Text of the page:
In most cultures, married women had few rights of their own, being considered, along with the family's children, the property of the husband. In Europe, the United States, other places in the developed world, beginning in the late 19th century and lasting through the 21st century, marriage has undergone gradual legal changes, aimed at improving the rights of the wife; these changes included giving wives legal identities of their own, abolishing the right of husbands to physically discipline their wives, giving wives property rights, liberalizing divorce laws, providing wives with reproductive rights of their own, requiring a wife's consent when sexual relations occur. These changes have occurred in Western countries. In the 21st century, there continue to be controversies regarding the legal status of married women, legal acceptance of or leniency towards violence within marriage, traditional marriage customs such as dowry and bride price, for
United States Census Bureau
The United States Census Bureau is a principal agency of the U. S. Federal Statistical System, responsible for producing data about the American people and economy; the Census Bureau is part of the U. S. Department of Commerce and its director is appointed by the President of the United States; the Census Bureau's primary mission is conducting the U. S. Census every ten years, which allocates the seats of the U. S. House of Representatives to the states based on their population; the Bureau's various censuses and surveys help allocate over $400 billion in federal funds every year and it helps states, local communities, businesses make informed decisions. The information provided by the census informs decisions on where to build and maintain schools, transportation infrastructure, police and fire departments. In addition to the decennial census, the Census Bureau continually conducts dozens of other censuses and surveys, including the American Community Survey, the U. S. Economic Census, the Current Population Survey.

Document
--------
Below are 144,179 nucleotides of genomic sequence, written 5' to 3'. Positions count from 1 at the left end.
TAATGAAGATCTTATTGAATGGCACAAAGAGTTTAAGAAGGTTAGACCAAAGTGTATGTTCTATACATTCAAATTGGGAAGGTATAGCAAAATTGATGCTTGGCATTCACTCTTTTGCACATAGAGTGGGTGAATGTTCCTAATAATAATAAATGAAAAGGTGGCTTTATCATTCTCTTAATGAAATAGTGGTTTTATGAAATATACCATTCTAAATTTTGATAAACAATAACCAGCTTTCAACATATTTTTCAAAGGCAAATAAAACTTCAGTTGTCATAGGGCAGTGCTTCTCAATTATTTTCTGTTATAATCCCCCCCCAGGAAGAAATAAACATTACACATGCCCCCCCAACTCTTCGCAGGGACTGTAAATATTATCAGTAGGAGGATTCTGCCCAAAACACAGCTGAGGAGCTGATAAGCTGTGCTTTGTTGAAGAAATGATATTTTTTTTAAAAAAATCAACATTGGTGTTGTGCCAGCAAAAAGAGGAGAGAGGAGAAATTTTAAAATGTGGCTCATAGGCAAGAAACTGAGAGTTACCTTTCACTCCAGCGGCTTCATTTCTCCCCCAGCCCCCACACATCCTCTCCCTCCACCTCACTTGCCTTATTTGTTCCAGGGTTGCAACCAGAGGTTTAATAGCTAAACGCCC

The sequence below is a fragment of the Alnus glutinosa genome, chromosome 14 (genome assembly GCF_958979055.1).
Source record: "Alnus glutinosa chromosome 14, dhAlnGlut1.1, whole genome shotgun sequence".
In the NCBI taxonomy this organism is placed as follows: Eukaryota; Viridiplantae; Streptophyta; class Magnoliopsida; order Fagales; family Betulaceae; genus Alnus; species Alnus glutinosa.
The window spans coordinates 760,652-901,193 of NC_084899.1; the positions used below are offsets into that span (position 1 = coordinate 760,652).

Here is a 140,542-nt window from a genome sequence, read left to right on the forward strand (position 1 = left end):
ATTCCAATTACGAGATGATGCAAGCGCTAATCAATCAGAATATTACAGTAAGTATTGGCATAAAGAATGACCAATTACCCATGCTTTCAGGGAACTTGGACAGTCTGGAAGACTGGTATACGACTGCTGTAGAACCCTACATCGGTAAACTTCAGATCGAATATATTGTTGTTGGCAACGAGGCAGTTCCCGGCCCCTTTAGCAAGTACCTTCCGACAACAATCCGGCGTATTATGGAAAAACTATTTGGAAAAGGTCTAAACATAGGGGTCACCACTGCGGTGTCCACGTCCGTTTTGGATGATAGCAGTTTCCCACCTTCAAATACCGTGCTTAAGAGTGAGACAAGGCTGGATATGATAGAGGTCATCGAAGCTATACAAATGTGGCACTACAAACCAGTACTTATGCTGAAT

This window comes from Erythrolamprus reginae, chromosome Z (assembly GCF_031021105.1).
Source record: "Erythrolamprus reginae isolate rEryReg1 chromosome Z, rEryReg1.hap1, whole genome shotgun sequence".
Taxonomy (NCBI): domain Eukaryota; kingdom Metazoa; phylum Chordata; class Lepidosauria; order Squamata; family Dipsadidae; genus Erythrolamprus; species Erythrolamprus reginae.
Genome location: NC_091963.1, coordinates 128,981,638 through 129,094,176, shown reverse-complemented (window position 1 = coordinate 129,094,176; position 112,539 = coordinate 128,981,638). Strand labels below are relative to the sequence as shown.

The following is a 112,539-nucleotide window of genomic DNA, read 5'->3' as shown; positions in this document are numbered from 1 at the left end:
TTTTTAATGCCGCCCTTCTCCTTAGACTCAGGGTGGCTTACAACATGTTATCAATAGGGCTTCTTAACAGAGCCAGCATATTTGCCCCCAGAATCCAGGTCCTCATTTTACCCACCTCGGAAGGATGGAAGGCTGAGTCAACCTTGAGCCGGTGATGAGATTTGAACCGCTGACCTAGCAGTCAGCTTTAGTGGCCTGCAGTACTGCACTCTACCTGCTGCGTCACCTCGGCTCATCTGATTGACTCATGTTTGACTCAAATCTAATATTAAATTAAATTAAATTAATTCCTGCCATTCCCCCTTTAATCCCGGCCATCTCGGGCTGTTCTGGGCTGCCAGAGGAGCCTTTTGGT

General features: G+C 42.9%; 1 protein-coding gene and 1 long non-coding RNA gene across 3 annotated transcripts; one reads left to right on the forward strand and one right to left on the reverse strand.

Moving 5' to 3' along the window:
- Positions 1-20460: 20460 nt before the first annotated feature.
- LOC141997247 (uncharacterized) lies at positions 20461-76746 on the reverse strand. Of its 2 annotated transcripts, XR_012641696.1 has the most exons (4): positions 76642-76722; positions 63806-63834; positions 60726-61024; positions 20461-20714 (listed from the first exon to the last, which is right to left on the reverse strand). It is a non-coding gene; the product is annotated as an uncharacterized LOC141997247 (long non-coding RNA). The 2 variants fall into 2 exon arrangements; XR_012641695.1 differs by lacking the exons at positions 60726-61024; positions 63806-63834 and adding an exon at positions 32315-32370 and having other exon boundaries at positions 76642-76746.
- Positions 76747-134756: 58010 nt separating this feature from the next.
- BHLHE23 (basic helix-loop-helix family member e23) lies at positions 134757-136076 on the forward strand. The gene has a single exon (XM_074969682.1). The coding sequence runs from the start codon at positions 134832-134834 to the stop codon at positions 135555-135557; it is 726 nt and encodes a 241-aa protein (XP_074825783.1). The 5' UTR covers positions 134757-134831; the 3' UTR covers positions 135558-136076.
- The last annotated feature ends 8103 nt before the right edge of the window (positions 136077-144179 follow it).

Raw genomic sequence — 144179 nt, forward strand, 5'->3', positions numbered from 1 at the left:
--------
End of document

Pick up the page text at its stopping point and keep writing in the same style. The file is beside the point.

Furthermore and foreign trade indicators released by the federal government contain data produced by the Census Bureau. Article One of the United States Constitution directs the population be enumerated at least once every ten years and the resulting counts used to set the number of members from each state in the House of Representatives and, by extension, in the Electoral College; the Census Bureau now conducts a full population count every 10 years in years ending with a zero and uses the term "decennial" to describe the operation. Between censuses, the Census Bureau makes population projections. In addition, Census data directly affects how more than $400 billion per year in federal and state funding is allocated to communities for neighborhood improvements, public health, education and more; the Census Bureau is mandated with fulfilling these obligations: the collecting of statistics about the nation, its people, economy. The Census Bureau's legal authority is codified in Title 13 of the United States Code.
The Census Bureau conducts surveys on behalf of various federal government and local government agencies on topics such as employment, health, consumer expenditures, housing. Within the bureau, these are known as "demographic surveys" and are conducted perpetually between and during decennial population counts; the Census Bureau conducts economic surveys of manufacturing, retail and other establishments and of domestic governments. Between 1790 and 1840, the census was taken by marshals of the judicial districts; the Census Act of 1840 established a central office. Several acts followed that revised and authorized new censuses at the 10-year intervals. In 1902, the temporary Census Office was moved under the Department of Interior, in 1903 it was renamed the Census Bureau under the new Department of Commerce and Labor; the department was intended to consolidate overlapping statistical agencies, but Census Bureau officials were hindered by their subordinate role in the department. An act in 1920 changed the date and authorized manufacturing censuses every two years and agriculture censuses every 10 years.